- **Marin's Mersenne-aries**
(*https://www.mersenneforum.org/forumdisplay.php?f=30*)

- - **Trial factoring to > 2^77?**
(*https://www.mersenneforum.org/showthread.php?t=27160*)

Trial factoring to > 2^77?Nowadays people mainly do trial factoring in the two-k project (which I have very little interest), and GPU72 is releasing TF assignments to 2^76 and seems very reluctant to give any higher bounds. However, there are hundreds of thousands of unfactored exponents in the 107-119M range
. So I suggest doing trial factoring to higher than 2^77, starting from 107M. My reasons are as follows: 1. Currently most of the GIMPSChina members, such as arpcar, 1997rj7, Neutron3529 and I are doing wavefront factoring, but out throughput is rather small, so more help is welcome. 2. Even excluding SRBase and TJAOI, the trial factoring progress is currently at a rate of 1e8 GHZd/year, while the rate of PRP tests is at 5e7 GHZd/year. (If only half of the people focused on PRP wavefront, we would have done to 2^78.) And there are about 140,000 exponents waiting for TF, with approximately 140 GHZd per exponent, so they add up to 2e7 GHZd. These could be finished in less than a year. 3. Some ranges, like 108.3M, has 2098 unfactored exponents. If we do no more TF and use normal P-1 bounds (4% chance of a factor), Those ranges will eventually enter the two-k project. At that time, we could save no more PRP (maybe except for a few LL DCs) by finding a factor. It's definitely better to do it now. 4. Many people prefer TF over PRP on their GPUs for many reasons. Not only because TF earn credit faster, but it also takes up very little disk space (2MB) and writes checkpoints frequently (so less work lost) and easier to setup. If we only focus on recommended bounds, there will be a time when some people have to do TF far away from the wavefront or doing nothing at all. |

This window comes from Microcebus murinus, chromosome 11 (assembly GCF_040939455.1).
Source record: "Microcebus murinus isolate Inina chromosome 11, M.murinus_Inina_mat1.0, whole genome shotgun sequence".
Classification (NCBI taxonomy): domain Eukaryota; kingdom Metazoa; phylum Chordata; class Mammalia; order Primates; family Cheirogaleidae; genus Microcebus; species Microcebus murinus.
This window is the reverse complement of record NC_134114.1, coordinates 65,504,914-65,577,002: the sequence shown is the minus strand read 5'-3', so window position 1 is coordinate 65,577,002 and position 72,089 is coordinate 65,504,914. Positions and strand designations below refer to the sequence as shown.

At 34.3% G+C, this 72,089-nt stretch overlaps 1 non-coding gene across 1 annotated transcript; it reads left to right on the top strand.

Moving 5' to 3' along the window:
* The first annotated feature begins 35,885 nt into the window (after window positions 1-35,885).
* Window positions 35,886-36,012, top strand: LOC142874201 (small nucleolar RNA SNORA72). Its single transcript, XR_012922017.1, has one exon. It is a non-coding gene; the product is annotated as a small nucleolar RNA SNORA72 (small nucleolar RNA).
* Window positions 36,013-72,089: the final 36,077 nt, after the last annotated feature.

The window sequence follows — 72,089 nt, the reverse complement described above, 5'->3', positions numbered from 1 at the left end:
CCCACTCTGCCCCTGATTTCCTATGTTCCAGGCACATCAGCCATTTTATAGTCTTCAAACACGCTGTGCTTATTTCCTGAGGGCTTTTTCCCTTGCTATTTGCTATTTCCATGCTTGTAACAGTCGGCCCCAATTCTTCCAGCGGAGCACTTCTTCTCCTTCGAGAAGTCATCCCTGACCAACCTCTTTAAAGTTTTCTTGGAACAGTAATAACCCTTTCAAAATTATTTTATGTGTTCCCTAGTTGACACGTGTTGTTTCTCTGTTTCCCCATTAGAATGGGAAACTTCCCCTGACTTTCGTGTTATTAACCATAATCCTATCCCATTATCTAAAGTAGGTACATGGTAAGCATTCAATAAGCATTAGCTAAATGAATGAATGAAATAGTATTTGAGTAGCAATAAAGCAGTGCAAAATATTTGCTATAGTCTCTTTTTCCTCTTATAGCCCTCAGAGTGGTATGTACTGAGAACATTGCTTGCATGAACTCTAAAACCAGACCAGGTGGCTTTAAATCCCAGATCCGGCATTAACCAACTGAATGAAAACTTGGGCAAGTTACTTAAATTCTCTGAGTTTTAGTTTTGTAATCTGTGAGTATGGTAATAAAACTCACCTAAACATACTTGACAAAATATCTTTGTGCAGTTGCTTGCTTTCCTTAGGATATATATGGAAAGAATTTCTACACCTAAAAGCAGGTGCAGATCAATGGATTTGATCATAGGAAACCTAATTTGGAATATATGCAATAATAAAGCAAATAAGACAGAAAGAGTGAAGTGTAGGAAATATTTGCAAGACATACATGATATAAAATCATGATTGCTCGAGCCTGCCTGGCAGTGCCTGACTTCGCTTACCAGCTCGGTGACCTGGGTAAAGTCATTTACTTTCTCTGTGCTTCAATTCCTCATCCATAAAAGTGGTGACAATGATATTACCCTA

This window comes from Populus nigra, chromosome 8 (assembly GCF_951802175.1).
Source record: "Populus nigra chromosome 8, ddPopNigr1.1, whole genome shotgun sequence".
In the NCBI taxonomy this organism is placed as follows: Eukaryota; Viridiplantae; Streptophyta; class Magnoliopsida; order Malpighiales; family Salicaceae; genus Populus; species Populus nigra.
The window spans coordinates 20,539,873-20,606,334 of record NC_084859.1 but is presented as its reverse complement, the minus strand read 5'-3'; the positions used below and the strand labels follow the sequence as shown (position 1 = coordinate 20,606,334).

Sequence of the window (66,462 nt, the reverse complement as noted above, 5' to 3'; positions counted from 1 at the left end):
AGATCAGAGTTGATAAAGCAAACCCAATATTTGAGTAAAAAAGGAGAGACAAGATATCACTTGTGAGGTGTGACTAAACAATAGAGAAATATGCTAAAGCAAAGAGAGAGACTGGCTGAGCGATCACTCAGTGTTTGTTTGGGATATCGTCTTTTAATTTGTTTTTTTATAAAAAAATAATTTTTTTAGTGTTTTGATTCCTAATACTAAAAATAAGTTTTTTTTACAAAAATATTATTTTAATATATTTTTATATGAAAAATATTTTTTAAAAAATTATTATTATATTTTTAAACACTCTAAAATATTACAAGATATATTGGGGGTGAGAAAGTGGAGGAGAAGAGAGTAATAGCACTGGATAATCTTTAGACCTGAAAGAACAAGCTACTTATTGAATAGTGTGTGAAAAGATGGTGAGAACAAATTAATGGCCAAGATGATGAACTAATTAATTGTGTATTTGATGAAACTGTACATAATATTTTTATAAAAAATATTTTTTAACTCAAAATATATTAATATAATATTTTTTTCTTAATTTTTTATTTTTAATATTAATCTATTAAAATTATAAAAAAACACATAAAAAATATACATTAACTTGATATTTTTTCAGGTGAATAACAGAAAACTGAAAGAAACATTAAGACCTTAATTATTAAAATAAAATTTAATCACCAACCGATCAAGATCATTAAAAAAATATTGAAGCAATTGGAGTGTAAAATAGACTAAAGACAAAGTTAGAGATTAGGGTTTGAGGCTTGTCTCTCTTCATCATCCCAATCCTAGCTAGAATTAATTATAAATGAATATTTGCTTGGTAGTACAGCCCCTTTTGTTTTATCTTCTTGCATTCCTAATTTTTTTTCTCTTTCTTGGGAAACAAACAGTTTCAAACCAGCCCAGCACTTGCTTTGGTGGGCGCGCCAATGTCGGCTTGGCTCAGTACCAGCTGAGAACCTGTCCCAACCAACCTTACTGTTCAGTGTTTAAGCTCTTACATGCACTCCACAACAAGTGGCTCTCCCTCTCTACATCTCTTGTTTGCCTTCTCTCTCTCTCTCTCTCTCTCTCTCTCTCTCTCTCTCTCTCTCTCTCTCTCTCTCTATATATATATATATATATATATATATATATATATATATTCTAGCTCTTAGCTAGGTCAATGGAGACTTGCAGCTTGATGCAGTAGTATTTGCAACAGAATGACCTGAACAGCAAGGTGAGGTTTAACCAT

It'll be the best if other users have done the P-1 factoring from M107M to M119M first(B1=1,000,000 and B2=40,000,000 if possible), then ask the SRBase group to run every exponents up to 2^77 or 2^78.
The P-1 factoring are way faster in Prime 30.5 and 30.6 than ever before. The chance that they can score the F-PM1 is almost quadruple timewise higher than the TF from 2^76 to 2^78 per result entry. They can follow the minimum recommended P-1 bounds too, do in the order like M[M]120202123[/M] which I continued TheJudger's factoring for an aftermath upgrade. |

[QUOTE=tuckerkao;588647]It'll be the best if other users have done the P-1 factoring from M107M to M119M first(B1=1,000,000 and B2=40,000,000 if possible)[/QUOTE]
The bounds are a little high, though. [QUOTE=tuckerkao;588647]The chance that they can score the F-PM1 is almost quadruple timewise higher than the TF from 2^76 to 2^78 per result entry[/QUOTE] Not that high. It's about 0.04/(2/78) = 1.56 times higher. However, with TF done to 2^78, one need smaller P-1 bounds to reach desired probability, thus saving more CPU time. Taking [M]M109999993[/M] for example: If it has been TFed to 2^76, then run P-1 with B1=700000 and B2=26000000, we get 65.9117% probability. If it has been TFed to 2^77, then to get ~65.9117% probability, we only need to run B1=400000 and B2=10000000, getting 65.9167% probability and saving 7.4GHZdays per exponent. |

[QUOTE=Zhangrc;588653]The bounds are a little high, though.
Not that high. It's about 0.04/(2/78) = 1.56 times higher.[/QUOTE] It's a little high with the trial factoring up to 2^76 but not too high for 2^78. The quadruple chance is when running with the larger P-1 bounds. The higher trial factoring depth should be balanced with the larger P-1 bounds. I'm running P-1 with B1 = 1,000,000 and B2 = 40,000,000 with TFs up to 2^78 all the time. If I want my TFs to go up to 2^79, then B1 = 1,600,000 and B2 = 65,000,000. When work the TFs up to 2^80, B1 = 1,900,000 and B2 = 90,000,000. |

[QUOTE=tuckerkao;588654]